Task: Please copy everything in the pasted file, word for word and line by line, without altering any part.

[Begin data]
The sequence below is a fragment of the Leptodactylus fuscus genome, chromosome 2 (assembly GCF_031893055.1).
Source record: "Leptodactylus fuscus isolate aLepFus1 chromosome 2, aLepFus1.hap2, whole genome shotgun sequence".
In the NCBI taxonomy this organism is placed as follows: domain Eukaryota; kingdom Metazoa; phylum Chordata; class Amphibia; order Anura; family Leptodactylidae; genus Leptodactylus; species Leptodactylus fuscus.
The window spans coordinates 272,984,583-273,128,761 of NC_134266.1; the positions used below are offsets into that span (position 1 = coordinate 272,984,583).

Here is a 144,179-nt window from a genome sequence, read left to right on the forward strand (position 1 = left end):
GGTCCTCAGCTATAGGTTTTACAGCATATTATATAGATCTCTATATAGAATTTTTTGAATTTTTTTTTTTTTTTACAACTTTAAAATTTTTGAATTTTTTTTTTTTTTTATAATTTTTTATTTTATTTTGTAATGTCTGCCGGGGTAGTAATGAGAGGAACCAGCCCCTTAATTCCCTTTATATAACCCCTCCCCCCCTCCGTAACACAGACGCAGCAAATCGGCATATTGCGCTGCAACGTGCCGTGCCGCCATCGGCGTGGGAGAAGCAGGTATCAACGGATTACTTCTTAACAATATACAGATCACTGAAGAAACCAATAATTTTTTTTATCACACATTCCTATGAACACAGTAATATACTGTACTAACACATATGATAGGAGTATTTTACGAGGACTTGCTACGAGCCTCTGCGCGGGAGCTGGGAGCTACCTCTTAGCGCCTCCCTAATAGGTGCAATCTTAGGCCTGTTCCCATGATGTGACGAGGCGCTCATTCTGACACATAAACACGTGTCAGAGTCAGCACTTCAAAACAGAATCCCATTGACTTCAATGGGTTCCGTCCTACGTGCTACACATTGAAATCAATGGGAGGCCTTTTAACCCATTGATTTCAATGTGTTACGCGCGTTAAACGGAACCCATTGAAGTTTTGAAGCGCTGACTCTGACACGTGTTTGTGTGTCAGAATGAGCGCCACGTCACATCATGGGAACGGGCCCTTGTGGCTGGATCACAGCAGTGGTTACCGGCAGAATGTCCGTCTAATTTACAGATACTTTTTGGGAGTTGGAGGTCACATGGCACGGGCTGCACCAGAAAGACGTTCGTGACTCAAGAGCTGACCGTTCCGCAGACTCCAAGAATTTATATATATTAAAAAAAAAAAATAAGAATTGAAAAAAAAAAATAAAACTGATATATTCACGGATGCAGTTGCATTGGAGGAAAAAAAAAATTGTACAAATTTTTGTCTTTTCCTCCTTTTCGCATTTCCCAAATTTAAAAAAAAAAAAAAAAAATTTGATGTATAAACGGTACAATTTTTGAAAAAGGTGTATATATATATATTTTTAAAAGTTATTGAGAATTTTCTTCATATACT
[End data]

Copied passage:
The sequence below is a fragment of the Leptodactylus fuscus genome, chromosome 2 (assembly GCF_031893055.1).
Source record: "Leptodactylus fuscus isolate aLepFus1 chromosome 2, aLepFus1.hap2, whole genome shotgun sequence".
In the NCBI taxonomy this organism is placed as follows: domain Eukaryota; kingdom Metazoa; phylum Chordata; class Amphibia; order Anura; family Leptodactylidae; genus Leptodactylus; species Leptodactylus fuscus.
The window spans coordinates 272,984,583-273,128,761 of NC_134266.1; the positions used below are offsets into that span (position 1 = coordinate 272,984,583).

Here is a 144,179-nt window from a genome sequence, read left to right on the forward strand (position 1 = left end):
GGTCCTCAGCTATAGGTTTTACAGCATATTATATAGATCTCTATATAGAATTTTTTGAATTTTTTTTTTTTTTTACAACTTTAAAATTTTTGAATTTTTTTTTTTTTTTATAATTTTTTATTTTATTTTGTAATGTCTGCCGGGGTAGTAATGAGAGGAACCAGCCCCTTAATTCCCTTTATATAACCCCTCCCCCCCTCCGTAACACAGACGCAGCAAATCGGCATATTGCGCTGCAACGTGCCGTGCCGCCATCGGCGTGGGAGAAGCAGGTATCAACGGATTACTTCTTAACAATATACAGATCACTGAAGAAACCAATAATTTTTTTTATCACACATTCCTATGAACACAGTAATATACTGTACTAACACATATGATAGGAGTATTTTACGAGGACTTGCTACGAGCCTCTGCGCGGGAGCTGGGAGCTACCTCTTAGCGCCTCCCTAATAGGTGCAATCTTAGGCCTGTTCCCATGATGTGACGAGGCGCTCATTCTGACACATAAACACGTGTCAGAGTCAGCACTTCAAAACAGAATCCCATTGACTTCAATGGGTTCCGTCCTACGTGCTACACATTGAAATCAATGGGAGGCCTTTTAACCCATTGATTTCAATGTGTTACGCGCGTTAAACGGAACCCATTGAAGTTTTGAAGCGCTGACTCTGACACGTGTTTGTGTGTCAGAATGAGCGCCACGTCACATCATGGGAACGGGCCCTTGTGGCTGGATCACAGCAGTGGTTACCGGCAGAATGTCCGTCTAATTTACAGATACTTTTTGGGAGTTGGAGGTCACATGGCACGGGCTGCACCAGAAAGACGTTCGTGACTCAAGAGCTGACCGTTCCGCAGACTCCAAGAATTTATATATATTAAAAAAAAAAAATAAGAATTGAAAAAAAAAAATAAAACTGATATATTCACGGATGCAGTTGCATTGGAGGAAAAAAAAAATTGTACAAATTTTTGTCTTTTCCTCCTTTTCGCATTTCCCAAATTTAAAAAAAAAAAAAAAAAATTTGATGTATAAACGGTACAATTTTTGAAAAAGGTGTATATATATATATTTTTAAAAGTTATTGAGAATTTTCTTCATATACT